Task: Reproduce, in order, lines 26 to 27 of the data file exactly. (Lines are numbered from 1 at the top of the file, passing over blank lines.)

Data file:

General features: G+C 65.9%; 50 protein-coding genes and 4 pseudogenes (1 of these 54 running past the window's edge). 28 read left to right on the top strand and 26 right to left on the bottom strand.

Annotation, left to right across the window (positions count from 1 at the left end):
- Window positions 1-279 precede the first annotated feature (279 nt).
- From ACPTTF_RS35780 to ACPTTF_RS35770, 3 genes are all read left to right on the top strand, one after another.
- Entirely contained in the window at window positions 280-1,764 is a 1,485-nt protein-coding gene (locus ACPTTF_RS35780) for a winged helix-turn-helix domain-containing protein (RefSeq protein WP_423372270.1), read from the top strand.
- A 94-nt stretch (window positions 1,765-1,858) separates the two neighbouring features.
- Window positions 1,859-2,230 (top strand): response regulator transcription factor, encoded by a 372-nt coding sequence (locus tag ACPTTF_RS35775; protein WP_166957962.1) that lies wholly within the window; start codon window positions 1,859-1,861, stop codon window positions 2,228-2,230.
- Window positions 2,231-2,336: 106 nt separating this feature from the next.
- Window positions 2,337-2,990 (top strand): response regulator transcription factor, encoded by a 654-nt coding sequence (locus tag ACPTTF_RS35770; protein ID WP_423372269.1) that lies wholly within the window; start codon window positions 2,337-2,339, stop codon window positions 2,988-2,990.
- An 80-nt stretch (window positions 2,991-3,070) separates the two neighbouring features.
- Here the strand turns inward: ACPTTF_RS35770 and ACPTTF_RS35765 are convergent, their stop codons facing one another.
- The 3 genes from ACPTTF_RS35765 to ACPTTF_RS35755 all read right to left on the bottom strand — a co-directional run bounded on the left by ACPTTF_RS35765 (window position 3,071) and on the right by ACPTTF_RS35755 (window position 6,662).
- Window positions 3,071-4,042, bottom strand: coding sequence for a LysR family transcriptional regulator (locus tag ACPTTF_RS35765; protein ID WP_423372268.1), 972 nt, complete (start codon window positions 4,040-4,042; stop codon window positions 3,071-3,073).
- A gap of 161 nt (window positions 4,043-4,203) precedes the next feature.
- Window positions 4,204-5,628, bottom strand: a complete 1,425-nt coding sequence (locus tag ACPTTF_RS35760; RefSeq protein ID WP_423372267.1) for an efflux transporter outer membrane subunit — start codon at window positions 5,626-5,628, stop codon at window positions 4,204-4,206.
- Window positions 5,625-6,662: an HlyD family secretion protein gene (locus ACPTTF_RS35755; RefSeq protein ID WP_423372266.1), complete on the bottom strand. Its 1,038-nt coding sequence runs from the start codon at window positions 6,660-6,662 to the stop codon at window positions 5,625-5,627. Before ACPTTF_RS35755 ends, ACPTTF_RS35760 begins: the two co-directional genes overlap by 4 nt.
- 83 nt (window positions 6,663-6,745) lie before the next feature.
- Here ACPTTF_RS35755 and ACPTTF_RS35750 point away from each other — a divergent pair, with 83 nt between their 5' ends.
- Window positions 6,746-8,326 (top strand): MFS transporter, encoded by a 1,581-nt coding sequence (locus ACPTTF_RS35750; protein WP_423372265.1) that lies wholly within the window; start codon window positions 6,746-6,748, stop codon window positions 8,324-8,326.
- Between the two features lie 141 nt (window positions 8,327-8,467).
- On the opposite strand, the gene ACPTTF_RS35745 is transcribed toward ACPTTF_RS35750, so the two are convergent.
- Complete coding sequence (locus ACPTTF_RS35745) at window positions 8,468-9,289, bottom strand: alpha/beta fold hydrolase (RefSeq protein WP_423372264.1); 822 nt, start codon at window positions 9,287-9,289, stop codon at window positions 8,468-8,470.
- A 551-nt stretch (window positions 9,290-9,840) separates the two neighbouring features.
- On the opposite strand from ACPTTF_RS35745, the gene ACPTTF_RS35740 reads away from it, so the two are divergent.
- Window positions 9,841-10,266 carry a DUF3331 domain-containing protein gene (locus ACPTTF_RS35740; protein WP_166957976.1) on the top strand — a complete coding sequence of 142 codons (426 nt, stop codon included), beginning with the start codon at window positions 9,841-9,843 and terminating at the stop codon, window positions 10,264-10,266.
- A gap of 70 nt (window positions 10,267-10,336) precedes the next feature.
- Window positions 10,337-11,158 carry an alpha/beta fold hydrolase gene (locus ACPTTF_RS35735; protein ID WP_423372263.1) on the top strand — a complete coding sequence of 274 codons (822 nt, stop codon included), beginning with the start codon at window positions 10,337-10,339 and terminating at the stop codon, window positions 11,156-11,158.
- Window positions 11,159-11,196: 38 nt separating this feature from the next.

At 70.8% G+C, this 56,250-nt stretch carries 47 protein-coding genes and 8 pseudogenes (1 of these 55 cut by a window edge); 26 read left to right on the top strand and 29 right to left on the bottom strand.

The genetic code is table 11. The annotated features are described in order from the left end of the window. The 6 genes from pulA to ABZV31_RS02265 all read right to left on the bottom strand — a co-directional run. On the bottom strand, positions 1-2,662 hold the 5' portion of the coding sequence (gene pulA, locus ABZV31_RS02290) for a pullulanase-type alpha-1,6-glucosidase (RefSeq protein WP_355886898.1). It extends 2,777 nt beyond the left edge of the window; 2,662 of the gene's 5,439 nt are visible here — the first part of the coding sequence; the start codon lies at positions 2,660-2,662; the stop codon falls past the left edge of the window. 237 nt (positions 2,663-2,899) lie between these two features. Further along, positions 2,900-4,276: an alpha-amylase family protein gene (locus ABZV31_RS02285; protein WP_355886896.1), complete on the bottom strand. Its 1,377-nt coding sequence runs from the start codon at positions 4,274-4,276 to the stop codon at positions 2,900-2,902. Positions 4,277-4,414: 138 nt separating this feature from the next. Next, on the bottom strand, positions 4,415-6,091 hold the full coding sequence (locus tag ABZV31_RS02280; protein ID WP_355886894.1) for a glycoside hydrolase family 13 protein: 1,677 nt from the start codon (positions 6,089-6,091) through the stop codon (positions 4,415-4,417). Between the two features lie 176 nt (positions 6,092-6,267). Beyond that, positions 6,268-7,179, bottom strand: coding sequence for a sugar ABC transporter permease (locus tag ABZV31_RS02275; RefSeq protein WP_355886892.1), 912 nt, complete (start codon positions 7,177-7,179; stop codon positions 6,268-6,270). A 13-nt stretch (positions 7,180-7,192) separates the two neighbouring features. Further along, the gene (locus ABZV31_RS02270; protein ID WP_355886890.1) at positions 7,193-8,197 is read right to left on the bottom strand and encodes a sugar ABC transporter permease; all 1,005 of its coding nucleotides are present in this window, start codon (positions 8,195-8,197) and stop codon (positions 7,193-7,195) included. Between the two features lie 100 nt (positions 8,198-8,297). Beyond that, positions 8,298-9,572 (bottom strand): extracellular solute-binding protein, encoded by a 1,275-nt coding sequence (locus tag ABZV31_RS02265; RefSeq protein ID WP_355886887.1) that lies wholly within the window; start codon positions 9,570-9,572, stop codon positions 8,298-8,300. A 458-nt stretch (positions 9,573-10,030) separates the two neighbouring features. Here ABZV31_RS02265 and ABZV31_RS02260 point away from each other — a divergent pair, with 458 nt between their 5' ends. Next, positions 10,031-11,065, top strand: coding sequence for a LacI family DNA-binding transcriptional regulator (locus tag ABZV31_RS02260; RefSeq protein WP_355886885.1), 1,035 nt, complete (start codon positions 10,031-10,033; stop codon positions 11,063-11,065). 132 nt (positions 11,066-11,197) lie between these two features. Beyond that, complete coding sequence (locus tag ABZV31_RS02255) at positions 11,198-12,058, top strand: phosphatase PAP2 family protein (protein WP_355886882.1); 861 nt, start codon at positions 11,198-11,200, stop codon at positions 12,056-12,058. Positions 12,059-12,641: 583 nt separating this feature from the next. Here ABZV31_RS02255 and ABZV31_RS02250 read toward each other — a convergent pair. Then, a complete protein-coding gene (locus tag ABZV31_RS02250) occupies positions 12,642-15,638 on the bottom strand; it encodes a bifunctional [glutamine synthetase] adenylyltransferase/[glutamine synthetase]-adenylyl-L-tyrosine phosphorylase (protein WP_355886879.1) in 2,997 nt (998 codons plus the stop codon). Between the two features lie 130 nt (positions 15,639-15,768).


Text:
- A gap of 70 nt (window positions 10,267-10,336) precedes the next feature.
- Window positions 10,337-11,158 carry an alpha/beta fold hydrolase gene (locus ACPTTF_RS35735; protein ID WP_423372263.1) on the top strand — a complete coding sequence of 274 codons (822 nt, stop codon included), beginning with the start codon at window positions 10,337-10,339 and terminating at the stop codon, window positions 11,156-11,158.